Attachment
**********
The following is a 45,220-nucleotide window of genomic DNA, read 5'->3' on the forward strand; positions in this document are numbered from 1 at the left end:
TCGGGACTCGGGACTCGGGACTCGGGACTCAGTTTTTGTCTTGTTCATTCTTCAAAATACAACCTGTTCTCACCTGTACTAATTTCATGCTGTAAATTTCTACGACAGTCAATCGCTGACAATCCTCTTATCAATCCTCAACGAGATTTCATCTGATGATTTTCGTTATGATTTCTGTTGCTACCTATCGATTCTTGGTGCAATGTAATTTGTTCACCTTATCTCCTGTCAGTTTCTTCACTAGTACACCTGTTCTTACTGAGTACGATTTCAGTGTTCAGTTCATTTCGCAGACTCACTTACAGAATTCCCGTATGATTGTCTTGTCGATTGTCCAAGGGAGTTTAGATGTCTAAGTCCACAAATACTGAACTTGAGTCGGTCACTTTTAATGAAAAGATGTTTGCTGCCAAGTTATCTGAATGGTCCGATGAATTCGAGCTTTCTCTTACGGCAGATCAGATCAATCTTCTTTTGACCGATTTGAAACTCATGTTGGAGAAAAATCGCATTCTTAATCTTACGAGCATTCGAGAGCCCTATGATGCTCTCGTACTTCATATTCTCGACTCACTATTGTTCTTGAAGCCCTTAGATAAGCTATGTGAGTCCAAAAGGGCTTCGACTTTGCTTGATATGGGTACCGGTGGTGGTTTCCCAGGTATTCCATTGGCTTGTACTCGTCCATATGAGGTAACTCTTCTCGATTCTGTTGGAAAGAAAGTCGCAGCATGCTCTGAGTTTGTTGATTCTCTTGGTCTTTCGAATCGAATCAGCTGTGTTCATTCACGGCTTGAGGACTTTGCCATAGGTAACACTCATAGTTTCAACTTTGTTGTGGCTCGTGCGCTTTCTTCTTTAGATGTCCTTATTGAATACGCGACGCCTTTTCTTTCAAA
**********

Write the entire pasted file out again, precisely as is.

The following is a 45,220-nucleotide window of genomic DNA, read 5'->3' on the forward strand; positions in this document are numbered from 1 at the left end:
TCGGGACTCGGGACTCGGGACTCGGGACTCAGTTTTTGTCTTGTTCATTCTTCAAAATACAACCTGTTCTCACCTGTACTAATTTCATGCTGTAAATTTCTACGACAGTCAATCGCTGACAATCCTCTTATCAATCCTCAACGAGATTTCATCTGATGATTTTCGTTATGATTTCTGTTGCTACCTATCGATTCTTGGTGCAATGTAATTTGTTCACCTTATCTCCTGTCAGTTTCTTCACTAGTACACCTGTTCTTACTGAGTACGATTTCAGTGTTCAGTTCATTTCGCAGACTCACTTACAGAATTCCCGTATGATTGTCTTGTCGATTGTCCAAGGGAGTTTAGATGTCTAAGTCCACAAATACTGAACTTGAGTCGGTCACTTTTAATGAAAAGATGTTTGCTGCCAAGTTATCTGAATGGTCCGATGAATTCGAGCTTTCTCTTACGGCAGATCAGATCAATCTTCTTTTGACCGATTTGAAACTCATGTTGGAGAAAAATCGCATTCTTAATCTTACGAGCATTCGAGAGCCCTATGATGCTCTCGTACTTCATATTCTCGACTCACTATTGTTCTTGAAGCCCTTAGATAAGCTATGTGAGTCCAAAAGGGCTTCGACTTTGCTTGATATGGGTACCGGTGGTGGTTTCCCAGGTATTCCATTGGCTTGTACTCGTCCATATGAGGTAACTCTTCTCGATTCTGTTGGAAAGAAAGTCGCAGCATGCTCTGAGTTTGTTGATTCTCTTGGTCTTTCGAATCGAATCAGCTGTGTTCATTCACGGCTTGAGGACTTTGCCATAGGTAACACTCATAGTTTCAACTTTGTTGTGGCTCGTGCGCTTTCTTCTTTAGATGTCCTTATTGAATACGCGACGCCTTTTCTTTCAAA